Byline: Joanna Ramey

WASHINGTON — The American Textile Manufacturers Institute’s legal pursuit of The Limited over transshipping allegations ended Monday with the U.S. Supreme Court declining to hear the case.
Two U.S. District Court judges and a Court of Appeals judge previously ruled in The Limited’s favor. The ATMI brought the action under the federal False Claims Act, alleging the Columbus, Ohio-based retailer filed false Customs records claiming certain apparel imports originated in Hong Kong when they actually were produced in China.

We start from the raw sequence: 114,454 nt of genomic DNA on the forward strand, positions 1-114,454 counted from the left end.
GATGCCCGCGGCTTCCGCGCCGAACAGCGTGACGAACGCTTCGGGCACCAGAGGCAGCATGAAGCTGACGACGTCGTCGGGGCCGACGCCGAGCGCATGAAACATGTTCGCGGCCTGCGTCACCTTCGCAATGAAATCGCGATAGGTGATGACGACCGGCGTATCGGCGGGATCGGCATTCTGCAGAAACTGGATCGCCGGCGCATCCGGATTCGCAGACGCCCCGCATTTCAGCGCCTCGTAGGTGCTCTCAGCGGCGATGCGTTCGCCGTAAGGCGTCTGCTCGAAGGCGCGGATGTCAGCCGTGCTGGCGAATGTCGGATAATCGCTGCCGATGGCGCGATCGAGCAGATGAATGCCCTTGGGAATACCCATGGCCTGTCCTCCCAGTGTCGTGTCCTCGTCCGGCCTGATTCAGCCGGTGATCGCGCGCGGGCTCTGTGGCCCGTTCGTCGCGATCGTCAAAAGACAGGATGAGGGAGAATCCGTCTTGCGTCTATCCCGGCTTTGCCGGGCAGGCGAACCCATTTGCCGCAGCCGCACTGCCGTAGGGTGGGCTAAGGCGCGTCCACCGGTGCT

The lower court judges ruled the False Claims Act doesn’t apply in the case since the ATMI sought to prove The Limited wanted to avoid quota limitations, not duties. Allegations of duty-shirking, however, could be brought under the act, according to the lower courts.
As is customary, in rejecting the case, the Supreme Court offered no comment.
For their part, Limited officials “are gratified by this ruling,” said Sam Fried, senior vice president and general counsel for the chain, in a statement.
Throughout the case, The Limited has maintained that it follows all customs regulations and denied any wrongdoing.
Carlos Moore, ATMI’s executive vice president, said association officials are disappointed by the Supreme Court’s lack of action. He said the federal court system wrongly limits the use of the False Claims Act in transshipment cases. ATMI also plans to pursue it further.